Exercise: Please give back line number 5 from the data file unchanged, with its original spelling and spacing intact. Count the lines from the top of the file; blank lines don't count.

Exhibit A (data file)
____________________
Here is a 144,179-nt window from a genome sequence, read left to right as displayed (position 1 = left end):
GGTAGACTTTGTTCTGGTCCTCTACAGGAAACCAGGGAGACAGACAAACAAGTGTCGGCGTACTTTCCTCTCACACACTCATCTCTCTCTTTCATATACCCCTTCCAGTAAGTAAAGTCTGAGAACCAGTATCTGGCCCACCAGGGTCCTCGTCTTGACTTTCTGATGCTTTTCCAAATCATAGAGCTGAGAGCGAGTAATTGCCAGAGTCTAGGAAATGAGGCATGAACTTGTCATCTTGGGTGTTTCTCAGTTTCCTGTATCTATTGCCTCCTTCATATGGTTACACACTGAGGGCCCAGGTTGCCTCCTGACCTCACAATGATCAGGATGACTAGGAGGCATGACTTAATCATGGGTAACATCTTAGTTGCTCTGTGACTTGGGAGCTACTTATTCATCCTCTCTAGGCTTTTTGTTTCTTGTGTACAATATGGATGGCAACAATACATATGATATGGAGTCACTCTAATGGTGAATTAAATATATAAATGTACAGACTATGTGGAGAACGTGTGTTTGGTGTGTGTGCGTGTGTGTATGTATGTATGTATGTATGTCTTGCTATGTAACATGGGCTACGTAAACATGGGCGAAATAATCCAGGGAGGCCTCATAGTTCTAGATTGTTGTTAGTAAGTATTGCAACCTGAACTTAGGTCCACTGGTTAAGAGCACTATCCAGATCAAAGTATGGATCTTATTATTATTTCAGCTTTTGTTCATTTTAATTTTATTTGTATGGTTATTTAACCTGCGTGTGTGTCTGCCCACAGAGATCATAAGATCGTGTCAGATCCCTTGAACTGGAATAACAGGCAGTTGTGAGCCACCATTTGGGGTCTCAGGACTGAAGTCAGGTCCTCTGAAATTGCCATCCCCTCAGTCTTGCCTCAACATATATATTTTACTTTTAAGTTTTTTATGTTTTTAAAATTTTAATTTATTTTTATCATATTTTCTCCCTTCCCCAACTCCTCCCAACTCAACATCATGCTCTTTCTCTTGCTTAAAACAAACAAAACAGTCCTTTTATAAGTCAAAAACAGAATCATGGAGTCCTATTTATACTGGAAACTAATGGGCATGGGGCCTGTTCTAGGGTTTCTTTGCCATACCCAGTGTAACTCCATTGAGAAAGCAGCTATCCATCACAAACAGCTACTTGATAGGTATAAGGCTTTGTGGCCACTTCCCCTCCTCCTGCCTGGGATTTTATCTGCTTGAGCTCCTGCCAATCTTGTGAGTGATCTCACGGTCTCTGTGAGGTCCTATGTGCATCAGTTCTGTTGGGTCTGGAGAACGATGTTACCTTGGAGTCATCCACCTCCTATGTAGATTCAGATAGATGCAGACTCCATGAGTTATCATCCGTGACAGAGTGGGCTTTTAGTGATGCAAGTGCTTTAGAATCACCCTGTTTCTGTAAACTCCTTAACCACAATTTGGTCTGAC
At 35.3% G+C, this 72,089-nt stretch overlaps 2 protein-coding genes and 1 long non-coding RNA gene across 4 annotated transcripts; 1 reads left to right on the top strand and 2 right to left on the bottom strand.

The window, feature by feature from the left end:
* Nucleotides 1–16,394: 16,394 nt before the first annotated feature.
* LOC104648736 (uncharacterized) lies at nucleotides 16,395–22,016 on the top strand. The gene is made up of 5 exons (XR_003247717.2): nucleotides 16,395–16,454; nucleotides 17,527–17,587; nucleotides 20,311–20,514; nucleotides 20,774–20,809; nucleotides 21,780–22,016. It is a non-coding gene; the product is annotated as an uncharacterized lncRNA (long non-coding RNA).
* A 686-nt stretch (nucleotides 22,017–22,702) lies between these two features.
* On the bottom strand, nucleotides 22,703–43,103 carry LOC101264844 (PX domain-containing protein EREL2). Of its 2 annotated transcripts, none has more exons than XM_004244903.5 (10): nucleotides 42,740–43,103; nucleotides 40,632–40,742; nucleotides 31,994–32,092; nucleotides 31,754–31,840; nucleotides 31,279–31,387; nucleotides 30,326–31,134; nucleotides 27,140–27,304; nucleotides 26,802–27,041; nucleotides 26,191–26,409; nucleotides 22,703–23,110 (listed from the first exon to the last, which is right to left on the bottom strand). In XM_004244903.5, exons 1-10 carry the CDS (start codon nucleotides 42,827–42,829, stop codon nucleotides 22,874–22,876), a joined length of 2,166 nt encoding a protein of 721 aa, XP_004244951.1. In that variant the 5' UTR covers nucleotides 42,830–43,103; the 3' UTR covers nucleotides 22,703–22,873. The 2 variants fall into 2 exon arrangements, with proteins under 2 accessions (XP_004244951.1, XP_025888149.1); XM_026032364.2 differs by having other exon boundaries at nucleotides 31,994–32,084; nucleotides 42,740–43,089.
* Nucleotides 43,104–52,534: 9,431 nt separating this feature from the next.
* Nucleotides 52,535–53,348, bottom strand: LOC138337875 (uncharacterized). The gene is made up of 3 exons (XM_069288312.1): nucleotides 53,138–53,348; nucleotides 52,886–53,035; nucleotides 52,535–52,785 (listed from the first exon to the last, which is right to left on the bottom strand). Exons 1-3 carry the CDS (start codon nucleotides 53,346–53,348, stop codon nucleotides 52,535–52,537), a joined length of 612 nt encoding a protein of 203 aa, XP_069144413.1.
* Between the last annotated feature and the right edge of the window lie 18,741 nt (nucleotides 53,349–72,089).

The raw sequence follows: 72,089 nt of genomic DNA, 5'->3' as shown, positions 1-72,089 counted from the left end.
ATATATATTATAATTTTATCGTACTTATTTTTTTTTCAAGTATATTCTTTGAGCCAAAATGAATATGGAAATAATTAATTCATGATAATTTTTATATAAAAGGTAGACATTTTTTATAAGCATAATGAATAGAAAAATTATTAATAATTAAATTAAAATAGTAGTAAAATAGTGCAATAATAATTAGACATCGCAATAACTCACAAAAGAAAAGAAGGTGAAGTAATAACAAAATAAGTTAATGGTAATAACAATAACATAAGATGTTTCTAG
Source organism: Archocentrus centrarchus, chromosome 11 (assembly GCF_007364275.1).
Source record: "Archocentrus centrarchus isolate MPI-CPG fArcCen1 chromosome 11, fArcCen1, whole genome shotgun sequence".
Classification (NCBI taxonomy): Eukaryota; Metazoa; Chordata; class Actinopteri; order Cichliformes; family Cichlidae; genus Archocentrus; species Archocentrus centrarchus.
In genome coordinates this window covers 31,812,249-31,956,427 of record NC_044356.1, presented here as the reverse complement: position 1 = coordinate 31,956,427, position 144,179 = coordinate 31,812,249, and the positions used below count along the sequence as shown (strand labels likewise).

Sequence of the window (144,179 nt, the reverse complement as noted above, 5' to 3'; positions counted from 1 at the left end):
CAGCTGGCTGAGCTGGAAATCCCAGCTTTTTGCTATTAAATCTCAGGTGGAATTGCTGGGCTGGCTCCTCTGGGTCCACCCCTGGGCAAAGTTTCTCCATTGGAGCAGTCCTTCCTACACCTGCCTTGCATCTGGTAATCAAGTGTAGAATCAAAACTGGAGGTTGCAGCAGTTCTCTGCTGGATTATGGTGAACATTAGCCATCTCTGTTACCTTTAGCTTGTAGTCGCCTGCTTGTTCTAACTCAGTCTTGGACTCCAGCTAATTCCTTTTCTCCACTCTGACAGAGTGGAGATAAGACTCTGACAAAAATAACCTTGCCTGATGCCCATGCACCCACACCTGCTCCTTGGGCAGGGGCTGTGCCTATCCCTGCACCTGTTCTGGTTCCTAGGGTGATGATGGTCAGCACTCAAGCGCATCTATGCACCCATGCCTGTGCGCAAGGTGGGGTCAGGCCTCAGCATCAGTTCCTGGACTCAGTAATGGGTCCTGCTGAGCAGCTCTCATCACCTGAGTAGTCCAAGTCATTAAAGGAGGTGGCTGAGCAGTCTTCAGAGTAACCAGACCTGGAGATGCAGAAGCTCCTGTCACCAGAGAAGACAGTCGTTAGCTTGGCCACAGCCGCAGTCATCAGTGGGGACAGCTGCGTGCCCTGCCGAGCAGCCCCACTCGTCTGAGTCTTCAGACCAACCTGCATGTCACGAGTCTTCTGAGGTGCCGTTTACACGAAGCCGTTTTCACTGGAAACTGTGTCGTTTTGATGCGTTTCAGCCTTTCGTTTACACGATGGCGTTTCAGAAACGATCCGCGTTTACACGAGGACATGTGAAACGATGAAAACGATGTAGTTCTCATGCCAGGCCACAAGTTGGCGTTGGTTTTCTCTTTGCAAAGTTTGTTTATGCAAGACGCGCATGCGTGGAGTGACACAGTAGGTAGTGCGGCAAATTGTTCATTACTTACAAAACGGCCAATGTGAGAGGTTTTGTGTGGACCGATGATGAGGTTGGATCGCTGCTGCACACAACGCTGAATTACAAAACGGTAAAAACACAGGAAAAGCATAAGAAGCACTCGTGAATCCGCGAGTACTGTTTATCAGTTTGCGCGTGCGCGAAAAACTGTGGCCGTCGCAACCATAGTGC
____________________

* Nucleotides 1–16,394: 16,394 nt before the first annotated feature.